To the newcomers:

I am thrilled that you have come to this site. I am excited that you want to spend time contributing to this site, and even more so that you want to learn more about Christianity. The users like you make the content on this site and they are what make it fun.

However, you may be tempted to jump into the deep end of site policy and moderator actions before you actually know how to swim. I certainly did when I first started on the site and made a terrible a-- of myself. I hope that you can avoid that embarrassment and take my advice here in this post.

Before you go any further on this site and even in this post please read these meta posts:

There are about four stages of frustration on this site that I hope you can avoid completely.

  1. You think you have made a really good post, but the community does not and you cannot understand why.

  2. You see questions that are good, but they get put on hold and closed and you do not necessarily agree with the reasons.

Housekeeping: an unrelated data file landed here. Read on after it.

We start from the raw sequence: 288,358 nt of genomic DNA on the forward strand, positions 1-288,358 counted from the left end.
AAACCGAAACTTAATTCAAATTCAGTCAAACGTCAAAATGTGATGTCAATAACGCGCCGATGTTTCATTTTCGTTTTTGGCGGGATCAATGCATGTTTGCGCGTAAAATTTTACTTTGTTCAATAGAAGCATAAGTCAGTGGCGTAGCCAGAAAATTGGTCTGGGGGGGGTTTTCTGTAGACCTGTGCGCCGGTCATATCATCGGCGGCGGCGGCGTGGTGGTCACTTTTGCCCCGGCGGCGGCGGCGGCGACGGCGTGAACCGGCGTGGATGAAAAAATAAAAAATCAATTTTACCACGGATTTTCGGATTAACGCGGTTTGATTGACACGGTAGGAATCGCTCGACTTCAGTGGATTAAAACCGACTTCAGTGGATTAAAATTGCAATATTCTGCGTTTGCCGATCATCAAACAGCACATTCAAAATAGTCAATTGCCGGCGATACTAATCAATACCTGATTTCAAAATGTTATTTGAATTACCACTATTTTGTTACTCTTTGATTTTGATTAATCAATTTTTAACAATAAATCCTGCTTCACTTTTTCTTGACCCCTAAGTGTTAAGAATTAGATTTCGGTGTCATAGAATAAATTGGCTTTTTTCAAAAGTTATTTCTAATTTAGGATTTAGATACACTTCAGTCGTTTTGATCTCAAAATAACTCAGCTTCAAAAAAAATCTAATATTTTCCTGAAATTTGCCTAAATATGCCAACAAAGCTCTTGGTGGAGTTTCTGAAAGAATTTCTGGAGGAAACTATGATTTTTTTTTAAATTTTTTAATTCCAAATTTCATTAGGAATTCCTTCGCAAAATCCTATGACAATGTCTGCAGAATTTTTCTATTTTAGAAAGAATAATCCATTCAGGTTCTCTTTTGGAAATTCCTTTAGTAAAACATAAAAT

3. You are butting heads with the mods and they never admit they are wrong or listen to your suggestions for site policy.

  4. You think the mods and everyone else who tries to help you is a jerk and think they are making the site worse.

These four steps are a progression that I have noticed in new users that eventually leads to the user never coming back or deleting their account. Some users have skipped one or two of them and others have hit every single one before being suspended or never coming back.

My hope is that you avoid all of these completely and become a regular, happy, and productive user of the site.

Stage One

Your chief complaint will likely come from the frustration of making a bang up answer or question that is good (and we agree), but it gets downvotes and little to no upvotes. The posts also likely receive criticism from mods and high rep users, but you are having trouble understanding what the issues actually are.

That's okay. Almost all of us made posts like that when we started out. And occasionally still do. Just take the bumps, try your best to see what the issues are, then try again. Don't worry too much about the actual post in question unless it is really important to you. Let it be what it is, then wait for another question to answer or make another question that interests you.

Here are some meta posts that might help you if you are in this stage: